While we have determined that the issuance of the peremptory writ is here proper, we are mindful of the fact that there was a section 995 Penal Code motion heard and determined by the same judge who thereafter heard the section 1538.5 motion.3 We know that the judge ruled adversely to defendants on that 995 motion, having before him the evidence adduced at the preliminary hearing. We know that an appeal from that ruling, in accordance with section 999a Penal Code was likewise determined adversely to defendants. Of course, we do not know what additional evidence, if any, was contained in the record of the preliminary hearing, as distinct from the 1538.5 hearing. After a careful review by the prosecution of the record of the preliminary hearing, the 1538.5 hearing and any other evidence available, it may be determined that Additional evidence might be elicited by the prosecution, providing the trial court grants a motion to produce ‘additional evidence relating to the motion and not presented at the special hearing’ upon a ‘show(ing of) good cause at the trial why such evidence was not presented at the special hearing and why the prior ruling at the special hearing should not be binding.'4
By the issuance of this writ, we do not intend to preclude the prosecution from moving under section 1538.5(j), as we have noted, as is their right under proper circumstances. Likewise, we do not intend by such reference to 1538.5(j) to suggest that there is either ‘additional evidence’ or that there exists ‘good cause * * * why such evidence was not presented at the special hearing.’ These are matters to be determined by the prosecution, in the first instance, and by the trial court, in the second.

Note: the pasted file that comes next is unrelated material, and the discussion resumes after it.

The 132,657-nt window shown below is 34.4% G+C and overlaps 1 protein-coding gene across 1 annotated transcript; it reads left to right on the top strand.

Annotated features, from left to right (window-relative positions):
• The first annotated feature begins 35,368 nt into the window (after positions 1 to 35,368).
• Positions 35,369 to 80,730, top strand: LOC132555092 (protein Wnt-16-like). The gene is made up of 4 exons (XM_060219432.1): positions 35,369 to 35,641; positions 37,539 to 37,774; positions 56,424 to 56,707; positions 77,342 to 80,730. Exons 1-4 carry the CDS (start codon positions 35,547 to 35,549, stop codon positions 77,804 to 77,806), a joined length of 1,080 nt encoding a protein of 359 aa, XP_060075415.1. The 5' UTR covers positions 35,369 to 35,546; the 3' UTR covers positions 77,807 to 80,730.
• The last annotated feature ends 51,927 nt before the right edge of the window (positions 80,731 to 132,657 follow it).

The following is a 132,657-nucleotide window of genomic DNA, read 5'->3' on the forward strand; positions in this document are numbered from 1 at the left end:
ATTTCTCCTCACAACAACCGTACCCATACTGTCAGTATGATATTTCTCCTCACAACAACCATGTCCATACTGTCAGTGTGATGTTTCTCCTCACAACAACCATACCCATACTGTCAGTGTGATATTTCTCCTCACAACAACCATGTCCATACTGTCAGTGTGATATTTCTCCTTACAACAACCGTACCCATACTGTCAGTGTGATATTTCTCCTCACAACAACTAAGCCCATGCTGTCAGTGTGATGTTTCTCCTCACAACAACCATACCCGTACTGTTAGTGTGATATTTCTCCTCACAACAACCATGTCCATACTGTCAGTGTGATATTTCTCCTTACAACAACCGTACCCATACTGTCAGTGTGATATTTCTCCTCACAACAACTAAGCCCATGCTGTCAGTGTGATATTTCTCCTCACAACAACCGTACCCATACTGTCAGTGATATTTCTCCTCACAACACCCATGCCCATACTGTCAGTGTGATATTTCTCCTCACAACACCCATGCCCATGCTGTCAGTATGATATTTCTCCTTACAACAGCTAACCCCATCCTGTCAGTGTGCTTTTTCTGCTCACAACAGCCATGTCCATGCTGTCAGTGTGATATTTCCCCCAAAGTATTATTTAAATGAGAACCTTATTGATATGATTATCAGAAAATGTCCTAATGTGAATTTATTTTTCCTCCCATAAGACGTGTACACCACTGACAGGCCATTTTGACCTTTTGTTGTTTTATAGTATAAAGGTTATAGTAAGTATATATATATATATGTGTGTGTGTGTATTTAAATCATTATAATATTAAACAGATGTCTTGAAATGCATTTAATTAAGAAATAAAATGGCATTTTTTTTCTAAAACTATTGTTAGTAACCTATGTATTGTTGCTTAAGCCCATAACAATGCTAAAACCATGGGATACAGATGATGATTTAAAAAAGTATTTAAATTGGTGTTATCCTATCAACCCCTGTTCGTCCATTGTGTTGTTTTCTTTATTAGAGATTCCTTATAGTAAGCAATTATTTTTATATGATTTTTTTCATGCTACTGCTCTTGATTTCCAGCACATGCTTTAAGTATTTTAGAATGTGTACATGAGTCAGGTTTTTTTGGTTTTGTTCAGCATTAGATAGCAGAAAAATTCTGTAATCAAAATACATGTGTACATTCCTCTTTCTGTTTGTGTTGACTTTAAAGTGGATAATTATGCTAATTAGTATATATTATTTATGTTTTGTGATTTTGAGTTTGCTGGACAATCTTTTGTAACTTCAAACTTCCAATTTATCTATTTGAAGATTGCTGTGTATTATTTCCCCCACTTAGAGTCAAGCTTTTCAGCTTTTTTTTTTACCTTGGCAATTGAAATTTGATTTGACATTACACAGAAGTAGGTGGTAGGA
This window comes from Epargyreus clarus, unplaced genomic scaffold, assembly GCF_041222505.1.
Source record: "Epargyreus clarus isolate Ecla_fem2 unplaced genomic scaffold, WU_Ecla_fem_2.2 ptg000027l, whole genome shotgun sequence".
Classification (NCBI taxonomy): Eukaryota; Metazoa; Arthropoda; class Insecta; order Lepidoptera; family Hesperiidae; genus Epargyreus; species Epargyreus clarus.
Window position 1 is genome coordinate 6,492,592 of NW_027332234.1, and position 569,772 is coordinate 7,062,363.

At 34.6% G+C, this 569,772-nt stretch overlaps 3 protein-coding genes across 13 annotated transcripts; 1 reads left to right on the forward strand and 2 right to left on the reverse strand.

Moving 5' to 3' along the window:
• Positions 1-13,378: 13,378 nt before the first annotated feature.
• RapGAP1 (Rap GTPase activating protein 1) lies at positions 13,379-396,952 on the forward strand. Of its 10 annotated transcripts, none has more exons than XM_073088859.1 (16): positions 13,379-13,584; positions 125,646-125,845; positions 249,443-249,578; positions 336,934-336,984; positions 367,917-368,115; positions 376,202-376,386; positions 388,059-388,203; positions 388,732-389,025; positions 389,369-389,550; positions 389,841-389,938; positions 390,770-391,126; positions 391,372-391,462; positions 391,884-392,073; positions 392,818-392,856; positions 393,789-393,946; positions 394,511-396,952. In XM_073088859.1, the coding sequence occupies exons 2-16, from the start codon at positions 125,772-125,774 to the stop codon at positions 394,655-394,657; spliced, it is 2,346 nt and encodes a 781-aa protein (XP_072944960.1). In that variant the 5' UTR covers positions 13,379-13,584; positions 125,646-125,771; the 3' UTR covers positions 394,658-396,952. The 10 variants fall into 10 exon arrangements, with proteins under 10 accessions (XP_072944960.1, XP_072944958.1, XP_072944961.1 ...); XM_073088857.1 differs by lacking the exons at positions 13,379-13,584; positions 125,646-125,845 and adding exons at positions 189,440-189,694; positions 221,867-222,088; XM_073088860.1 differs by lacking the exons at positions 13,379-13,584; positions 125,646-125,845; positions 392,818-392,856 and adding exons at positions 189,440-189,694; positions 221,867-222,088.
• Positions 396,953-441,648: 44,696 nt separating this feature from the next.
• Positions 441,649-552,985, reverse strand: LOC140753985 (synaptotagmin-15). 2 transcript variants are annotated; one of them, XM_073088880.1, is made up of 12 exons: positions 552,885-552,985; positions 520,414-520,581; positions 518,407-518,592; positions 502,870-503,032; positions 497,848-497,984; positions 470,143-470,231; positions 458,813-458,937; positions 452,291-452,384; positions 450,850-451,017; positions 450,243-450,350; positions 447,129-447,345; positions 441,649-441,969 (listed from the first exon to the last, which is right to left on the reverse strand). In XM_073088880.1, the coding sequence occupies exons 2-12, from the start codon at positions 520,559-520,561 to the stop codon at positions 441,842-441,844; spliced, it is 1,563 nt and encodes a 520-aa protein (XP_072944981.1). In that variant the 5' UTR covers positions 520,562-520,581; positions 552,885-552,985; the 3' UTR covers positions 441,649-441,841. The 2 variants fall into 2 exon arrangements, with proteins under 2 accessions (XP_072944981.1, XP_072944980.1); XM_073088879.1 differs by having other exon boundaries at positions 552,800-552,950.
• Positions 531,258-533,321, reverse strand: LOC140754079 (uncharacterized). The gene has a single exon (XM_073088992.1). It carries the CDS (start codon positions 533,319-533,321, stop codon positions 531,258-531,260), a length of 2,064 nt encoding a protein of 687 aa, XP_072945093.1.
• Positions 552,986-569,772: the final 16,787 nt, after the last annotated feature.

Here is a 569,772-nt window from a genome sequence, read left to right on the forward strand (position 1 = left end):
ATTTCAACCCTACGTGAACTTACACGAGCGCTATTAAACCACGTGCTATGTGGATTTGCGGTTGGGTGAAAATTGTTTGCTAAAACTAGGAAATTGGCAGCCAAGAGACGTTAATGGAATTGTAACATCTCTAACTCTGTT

Let a peremptory writ of mandate issue requiring the respondent court to vacate its previously entered order and enter a new and different order in accordance with the views expressed herein. The alternative writ of mandate is discharged.
1. A wiggle key is a type of key used to ‘jimmy’ a lock and to trip the tumblers without the use of the lock-key.
FOOTNOTE. 71 A.C. 349, 353.
FOOTNOTE. 71 A.C. 189, 193
FOOTNOTE. 71 A.C. 349, 353
2. Penal Code, section 1531: ‘The officer may break open any outer or inner door or window of a house, or any part of a house, or anything therein, to execute the warrant, if, after notice of his authority and purpose, he is refused admittance.’
FOOTNOTE. 71 A.C. 303, 311.
3. Penal Code, s 1538.5(i) reads, in pertinent part, as follows: ‘The defendant shall have the right to litigate the validity of a search or seizure do novo on the basis of the evidence presented at a special hearing.’
4. Penal Code s 1538.5(j) reads, in pertinent part, as follows: ‘If defendant's motion is granted at a special hearing in the superior court, the people, if they have additional evidence relating to the motion and not presented at the special hearing, shall have the right to show good cause at the trial why such evidence was not presented at the special hearing and why the prior ruling at the special hearing should not be binding, or the people may seek appellate review as provided in subdivision (o) of this section, unless the court prior to the time such review is sought has dismissed the case pursuant to Section 1385. * * * If the people prosecute review by appeal or writ to decision, or any review thereof, in a felony or misdemeanor case, it shall be binding upon them.’
STEPHENS, Acting Presiding Justice.
AISO, J., concurs.